Facebook utilization and popularity is waning

The Pew Research Center published a new report that suggests Facebook tiredness may be setting in with some users, and that the social site appears to be waning and dropping in popularity.

No less than 27.2 percent of Facebook users surveyed in the United States plan to spend less time on the site this year, compared with only three percent who plan to spend more time, according to the research firm.

And another 69 percent of Facebook users say they plan to spend the same amount of time on the site in 2013. The Pew study also reveals that 61.4 percent of Facebook users have taken a break from the service for several weeks or more.

But during these breaks, the vast majority of Facebook vacationers don’t delete their profiles, they simply don’t visit it during that sabbatical.

Facebook boasts that it has more than a billion active users. Pew found that about 68 percent of American adults who are online use Facebook every now and then.

The reasons people gave for taking a break from the network were diverse. The most common reason was not having enough time for the site, with 21 percent of people saying they were just too busy with real-life responsibilities, their careers, their family lives or other important matters to spend time reading posts, liking and commenting.

Other motivations for leaving– about 10.8 percent called it a complete waste of time, another 10.3 percent cited a lack of interest in the content, and 9.1 percent said they were unhappy with the amount of drama and gossip on the site.

About 4 percent of users mentioned privacy and security concerns as their reason for taking some time off. Among the comments from those who took Facebook breaks– “I was tired of stupid comments.” “I had crazy friends. I did not want to be contacted.” “I took a break when it got boring.” “It was not getting me anywhere.” “You get burned out on it after a while.”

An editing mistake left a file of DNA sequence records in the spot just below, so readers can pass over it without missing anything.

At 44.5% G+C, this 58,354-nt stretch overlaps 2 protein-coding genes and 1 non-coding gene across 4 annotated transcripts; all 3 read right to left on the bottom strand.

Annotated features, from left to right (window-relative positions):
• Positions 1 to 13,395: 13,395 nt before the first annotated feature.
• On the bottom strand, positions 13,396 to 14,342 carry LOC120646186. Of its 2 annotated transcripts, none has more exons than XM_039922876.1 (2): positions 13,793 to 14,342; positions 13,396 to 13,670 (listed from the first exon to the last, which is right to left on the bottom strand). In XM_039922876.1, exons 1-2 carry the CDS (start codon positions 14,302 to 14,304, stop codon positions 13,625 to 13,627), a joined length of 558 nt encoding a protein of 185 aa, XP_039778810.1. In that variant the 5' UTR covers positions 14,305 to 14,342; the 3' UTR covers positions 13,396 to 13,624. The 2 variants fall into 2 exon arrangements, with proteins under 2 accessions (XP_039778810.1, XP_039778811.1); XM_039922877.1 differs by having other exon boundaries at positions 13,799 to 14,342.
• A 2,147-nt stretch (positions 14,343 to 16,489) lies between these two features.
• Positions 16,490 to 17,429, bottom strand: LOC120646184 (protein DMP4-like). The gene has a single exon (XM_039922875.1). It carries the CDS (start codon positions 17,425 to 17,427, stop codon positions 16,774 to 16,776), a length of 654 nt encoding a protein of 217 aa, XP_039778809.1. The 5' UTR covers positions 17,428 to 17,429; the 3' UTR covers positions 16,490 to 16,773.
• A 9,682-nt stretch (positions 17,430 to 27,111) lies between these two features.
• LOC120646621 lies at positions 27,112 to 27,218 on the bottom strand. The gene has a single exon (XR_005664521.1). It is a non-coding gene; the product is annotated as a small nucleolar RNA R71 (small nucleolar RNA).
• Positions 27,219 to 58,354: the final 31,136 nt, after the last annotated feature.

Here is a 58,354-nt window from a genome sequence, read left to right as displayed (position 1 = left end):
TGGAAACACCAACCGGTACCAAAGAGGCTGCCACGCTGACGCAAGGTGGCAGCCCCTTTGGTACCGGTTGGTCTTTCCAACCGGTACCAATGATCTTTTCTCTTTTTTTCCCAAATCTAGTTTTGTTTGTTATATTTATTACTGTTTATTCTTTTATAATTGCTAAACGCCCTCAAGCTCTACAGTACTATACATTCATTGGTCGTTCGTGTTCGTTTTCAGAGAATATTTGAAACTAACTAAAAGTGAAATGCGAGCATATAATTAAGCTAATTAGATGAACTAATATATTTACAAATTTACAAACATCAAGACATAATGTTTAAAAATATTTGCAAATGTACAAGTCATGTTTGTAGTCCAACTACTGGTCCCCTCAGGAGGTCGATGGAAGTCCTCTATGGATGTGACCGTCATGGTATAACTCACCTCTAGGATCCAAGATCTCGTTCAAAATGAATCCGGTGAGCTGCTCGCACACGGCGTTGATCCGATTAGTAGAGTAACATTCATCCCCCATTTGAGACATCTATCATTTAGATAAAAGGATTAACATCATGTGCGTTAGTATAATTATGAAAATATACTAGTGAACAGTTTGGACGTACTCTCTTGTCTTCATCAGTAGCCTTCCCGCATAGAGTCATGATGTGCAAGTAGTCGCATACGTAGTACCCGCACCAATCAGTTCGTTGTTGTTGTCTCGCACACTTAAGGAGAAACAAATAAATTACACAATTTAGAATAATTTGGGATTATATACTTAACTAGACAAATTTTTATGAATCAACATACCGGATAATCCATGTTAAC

And Pew was quick to point out that not everyone who leaves Facebook comes back to the social site. According to Pew, about 19 percent of online adults who currently don’t use Facebook formerly maintained a profile on the site. The number of Facebook users in the U.S. is plateauing, as only 7.9 percent of non-users said they would be interested in perhaps joining.

Facebook needs to keep its users active on the site and mobile apps, especially since the pool of untapped of potential new members in the U.S. is dwindling.

If Facebook starts to feel stale, more of its active users could take longer breaks or leave altogether, like they did with such formerly hot social networks as Friendster and MySpace.

In other hi tec news, Intel says it is getting out of the traditional desktop motherboard business, as it needs to better focus its resources on the more popular and higher margin mobile products.

“We disclosed internally that Intel’s desktop motherboard business will begin slowly ramping down over the course of the next three years,” Intel said in a note to reporters and the media.

So what does that mean exactly for the industry? Well, it depends. Think of the personal computer tower systems that used to be so popular barely two to three short years ago.

That’s what Intel is winding down as it devotes more of its resources to laptops, ultrabooks, tablets and, last but not least, smartphones.

“Intel’s internal talent and its broad experience of twenty years in the motherboard business is being reallocated to better address emerging new form factors,” Intel said.

Those various designs will be mostly mobile, though Intel will also address emerging desktop designs. But even those, like the tiny Intel NUC board and the all-in-one have their roots in the mobile world, nevertheless.

The end of the development cycle will come with Intel’s upcoming Haswell chip generation, due to launch sometime in mid-2013.

“Intel will stop developing new motherboards once the Haswell launch is completed,” the company added. Of course, that doesn’t mean the demise of the desktop altogether, as motherboard makers like Asus and Gigabyte are still expected to continue to participate in that market segment.

“Intel expects the broad and capable desktop motherboard ecosystem (Asus, Gigabyte, MSI and a few others) to fully support Intel’s growing roadmap and large global customer base,” Intel said.

Source: The Pew Research Center.

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